Two Interdisciplinary Majors: Adding More Insights and Skills

Katherine Hartley is a senior finishing up her final semester within the Religious Studies department and New College. She hales from Pace, Florida, and has served as a Resident Advisor in Paty Hall while also succeeding as a scholar. Although she recently joined our department, she has accomplished some amazing things utilizing the skills of a Religious Studies scholar. New College is a specifically interdisciplinary program where Katherine has been able to pick and choose specific classes that interest her and will eventually help her reach her final objective, where she is specifically focused on alcohol studies and understanding community.

While completing her undergrad Katherine has succeeded in conducting undergraduate research. She won the Levitetz Lightbulb award, which New College awards to those who use creative problem solving skills and research to address a real-world problem. Katherine’s project “Bama Bites Back: Alternative Solutions for the Removal of Alabama’s Invasive Plant Species,” in her own words, is

Katherine found out about the work that is done within religious studies from her friend Lauren Thompson (currently a 1st year MA student within our department). Katherine then added Religious Studies as a double major. Within New College Kathrine was used to a close-knit program and that is also what drew her into the Religious Studies department. Katherine, who is wanting to apply to graduate MA programs for anthropology, thought that adding Religious Studies would set her apart from other candidates. Religious Studies also helps to refine her critical thinking and writing skills before she enters an MA program.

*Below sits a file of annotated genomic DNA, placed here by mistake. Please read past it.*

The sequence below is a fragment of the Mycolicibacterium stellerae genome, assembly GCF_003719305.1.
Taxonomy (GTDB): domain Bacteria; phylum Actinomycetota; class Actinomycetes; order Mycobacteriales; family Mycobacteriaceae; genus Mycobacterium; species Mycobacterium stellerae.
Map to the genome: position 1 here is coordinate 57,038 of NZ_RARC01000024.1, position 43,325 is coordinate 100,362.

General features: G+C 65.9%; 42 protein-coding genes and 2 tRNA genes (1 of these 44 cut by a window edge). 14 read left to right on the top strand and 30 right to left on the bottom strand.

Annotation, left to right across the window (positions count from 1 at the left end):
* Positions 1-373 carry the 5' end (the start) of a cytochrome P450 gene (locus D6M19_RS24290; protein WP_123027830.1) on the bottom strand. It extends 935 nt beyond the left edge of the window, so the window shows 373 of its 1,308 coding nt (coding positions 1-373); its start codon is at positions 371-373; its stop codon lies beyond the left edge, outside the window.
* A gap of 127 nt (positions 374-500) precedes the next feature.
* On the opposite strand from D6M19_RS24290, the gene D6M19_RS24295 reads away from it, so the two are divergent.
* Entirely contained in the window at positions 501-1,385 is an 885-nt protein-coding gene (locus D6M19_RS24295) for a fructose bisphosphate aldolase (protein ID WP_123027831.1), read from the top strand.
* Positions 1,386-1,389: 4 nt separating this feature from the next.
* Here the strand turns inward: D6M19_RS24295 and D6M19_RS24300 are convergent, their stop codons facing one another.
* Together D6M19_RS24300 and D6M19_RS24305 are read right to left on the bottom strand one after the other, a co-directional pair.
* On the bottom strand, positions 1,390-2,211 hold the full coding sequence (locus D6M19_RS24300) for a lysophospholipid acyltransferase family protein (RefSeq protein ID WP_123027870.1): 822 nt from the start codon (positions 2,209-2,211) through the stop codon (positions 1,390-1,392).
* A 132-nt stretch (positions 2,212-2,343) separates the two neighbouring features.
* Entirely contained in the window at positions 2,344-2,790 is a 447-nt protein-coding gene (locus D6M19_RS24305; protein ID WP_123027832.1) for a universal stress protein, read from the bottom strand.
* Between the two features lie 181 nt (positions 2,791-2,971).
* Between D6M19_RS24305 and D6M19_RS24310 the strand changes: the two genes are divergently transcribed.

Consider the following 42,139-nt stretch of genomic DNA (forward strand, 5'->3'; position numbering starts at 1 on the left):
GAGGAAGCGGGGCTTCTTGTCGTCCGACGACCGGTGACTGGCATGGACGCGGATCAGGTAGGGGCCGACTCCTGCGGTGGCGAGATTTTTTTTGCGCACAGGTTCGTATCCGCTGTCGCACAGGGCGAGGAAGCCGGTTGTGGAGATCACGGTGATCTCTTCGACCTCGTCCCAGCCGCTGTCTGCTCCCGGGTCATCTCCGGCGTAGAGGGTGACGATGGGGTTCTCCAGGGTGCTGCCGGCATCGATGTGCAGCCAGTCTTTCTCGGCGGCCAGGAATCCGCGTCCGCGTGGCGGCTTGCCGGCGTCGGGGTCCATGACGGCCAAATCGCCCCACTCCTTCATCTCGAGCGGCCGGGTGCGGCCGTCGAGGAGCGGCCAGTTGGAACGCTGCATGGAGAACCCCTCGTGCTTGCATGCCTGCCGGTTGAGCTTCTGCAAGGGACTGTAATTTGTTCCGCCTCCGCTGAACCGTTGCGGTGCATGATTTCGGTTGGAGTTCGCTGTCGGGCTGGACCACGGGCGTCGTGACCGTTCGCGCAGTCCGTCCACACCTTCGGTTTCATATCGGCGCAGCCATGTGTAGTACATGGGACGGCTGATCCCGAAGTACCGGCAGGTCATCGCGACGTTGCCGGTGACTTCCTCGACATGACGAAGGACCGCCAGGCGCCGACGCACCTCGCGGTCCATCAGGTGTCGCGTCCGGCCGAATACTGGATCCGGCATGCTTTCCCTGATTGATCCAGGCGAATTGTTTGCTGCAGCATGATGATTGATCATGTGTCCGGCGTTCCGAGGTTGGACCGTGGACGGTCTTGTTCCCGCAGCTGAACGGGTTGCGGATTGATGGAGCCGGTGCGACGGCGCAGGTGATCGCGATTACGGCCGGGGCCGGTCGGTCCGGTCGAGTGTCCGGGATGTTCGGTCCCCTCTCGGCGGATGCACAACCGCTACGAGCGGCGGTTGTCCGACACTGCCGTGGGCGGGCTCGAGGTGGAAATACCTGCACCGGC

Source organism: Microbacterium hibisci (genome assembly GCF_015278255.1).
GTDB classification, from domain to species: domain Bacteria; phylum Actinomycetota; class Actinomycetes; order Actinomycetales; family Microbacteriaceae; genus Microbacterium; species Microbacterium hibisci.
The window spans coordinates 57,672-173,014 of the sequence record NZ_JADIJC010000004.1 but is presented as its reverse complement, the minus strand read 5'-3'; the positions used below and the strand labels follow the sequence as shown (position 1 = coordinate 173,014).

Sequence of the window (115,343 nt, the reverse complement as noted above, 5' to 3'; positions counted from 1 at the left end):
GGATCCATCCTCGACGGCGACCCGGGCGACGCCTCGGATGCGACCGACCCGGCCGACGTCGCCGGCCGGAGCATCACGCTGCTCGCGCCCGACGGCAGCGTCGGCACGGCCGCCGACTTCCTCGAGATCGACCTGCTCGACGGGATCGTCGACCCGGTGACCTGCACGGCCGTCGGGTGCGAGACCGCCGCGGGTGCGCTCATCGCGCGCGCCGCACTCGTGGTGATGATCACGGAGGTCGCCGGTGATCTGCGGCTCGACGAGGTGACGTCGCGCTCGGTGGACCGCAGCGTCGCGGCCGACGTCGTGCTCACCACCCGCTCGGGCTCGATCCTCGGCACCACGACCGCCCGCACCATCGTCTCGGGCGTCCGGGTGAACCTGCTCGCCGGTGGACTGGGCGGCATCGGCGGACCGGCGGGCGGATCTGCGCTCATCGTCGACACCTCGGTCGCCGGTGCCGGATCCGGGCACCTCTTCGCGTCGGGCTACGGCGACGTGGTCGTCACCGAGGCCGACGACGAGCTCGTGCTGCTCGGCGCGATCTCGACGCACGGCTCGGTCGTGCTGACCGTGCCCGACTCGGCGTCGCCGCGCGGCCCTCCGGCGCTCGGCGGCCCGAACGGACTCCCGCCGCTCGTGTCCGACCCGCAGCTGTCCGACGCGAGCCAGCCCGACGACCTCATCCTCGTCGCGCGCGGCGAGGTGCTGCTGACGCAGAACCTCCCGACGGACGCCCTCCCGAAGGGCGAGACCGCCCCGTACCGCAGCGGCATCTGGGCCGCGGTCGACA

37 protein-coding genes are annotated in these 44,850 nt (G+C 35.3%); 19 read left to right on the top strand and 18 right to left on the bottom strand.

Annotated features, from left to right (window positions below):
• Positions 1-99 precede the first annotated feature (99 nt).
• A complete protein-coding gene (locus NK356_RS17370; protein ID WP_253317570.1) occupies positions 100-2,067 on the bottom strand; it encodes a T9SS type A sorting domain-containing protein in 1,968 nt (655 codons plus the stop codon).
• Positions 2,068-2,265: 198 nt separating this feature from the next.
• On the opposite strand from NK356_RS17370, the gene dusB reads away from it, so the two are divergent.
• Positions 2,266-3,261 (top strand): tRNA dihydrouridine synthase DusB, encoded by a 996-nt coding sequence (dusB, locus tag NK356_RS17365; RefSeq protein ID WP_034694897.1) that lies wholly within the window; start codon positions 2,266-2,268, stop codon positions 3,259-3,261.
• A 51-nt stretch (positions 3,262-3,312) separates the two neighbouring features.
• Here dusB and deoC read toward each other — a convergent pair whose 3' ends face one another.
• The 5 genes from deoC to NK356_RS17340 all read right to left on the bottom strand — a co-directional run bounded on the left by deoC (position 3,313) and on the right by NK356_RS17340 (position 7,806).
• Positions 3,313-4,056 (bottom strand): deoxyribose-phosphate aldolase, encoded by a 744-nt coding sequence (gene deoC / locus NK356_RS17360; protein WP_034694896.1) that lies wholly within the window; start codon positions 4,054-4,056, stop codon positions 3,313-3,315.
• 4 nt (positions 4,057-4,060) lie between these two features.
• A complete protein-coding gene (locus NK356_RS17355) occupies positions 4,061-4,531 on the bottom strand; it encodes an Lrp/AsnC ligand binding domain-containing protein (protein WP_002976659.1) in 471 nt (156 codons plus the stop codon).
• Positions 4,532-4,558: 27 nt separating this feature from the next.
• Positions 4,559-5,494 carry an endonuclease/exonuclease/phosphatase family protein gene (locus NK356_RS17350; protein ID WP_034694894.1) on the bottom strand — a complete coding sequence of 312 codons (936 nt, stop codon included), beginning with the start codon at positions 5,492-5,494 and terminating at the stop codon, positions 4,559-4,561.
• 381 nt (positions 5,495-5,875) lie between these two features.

This semester, she is studying Theories of Myth (REL 341), which first caught her attention as she said she was always curious about Greek and Roman mythologies. As a child she read the Percy Jackson series and this idea of myth stuck with her. Within REL 341 she has expanded her understanding of mythology to be so much more than Percy Jackson; according to Bruce Lincoln, one of the scholars they are studying, myths are “ideology in narrative form” (Theorizing Myth).

Katherine is also taking REL 315, Digital Humanities, taught this spring by Prof. Richard Newton. In this course she is learning to work with multiple tools needed to enter into the increasingly digital “real world,” as Dr. Newton pushes his students to grow and works to prepare them to enter into the work force with both useful tools and personal resilience. His students have been tasked to utilize a past form of research and refine it further by using various digital tools. Katherine is focusing on the past research related to her family lineage. She completed this research within her class “Food ways in American History,” and she is excited to be able to utilize adobe tools to further her research.


Religious Studies, like New College, has an interdisciplinary focus. For Katherine, the addition of the major has given her new insights into the world around her as well as skills to engage that world in the digital age. Kathrine has also been able to form valuable networking connections with the various professors in the field. Thus, Religious Studies helps her ask new questions and build on her past knowledge and research. She now knows to question what is normally overlooked and to always recognize … it depends.

This post is part of a series that highlights the range of accomplishments that students in
Religious Studies achieve while at the Capstone and in their lives after graduation. We all hear
questions like, “What are you going to do with a Religious Studies degree?” As this series makes
clear, the skills that students develop in Religious Studies, including critical thinking, interacting
with diverse viewpoints, social analysis, and the ability to communicate to multiple audiences,
contribute to a broad range of activities and careers.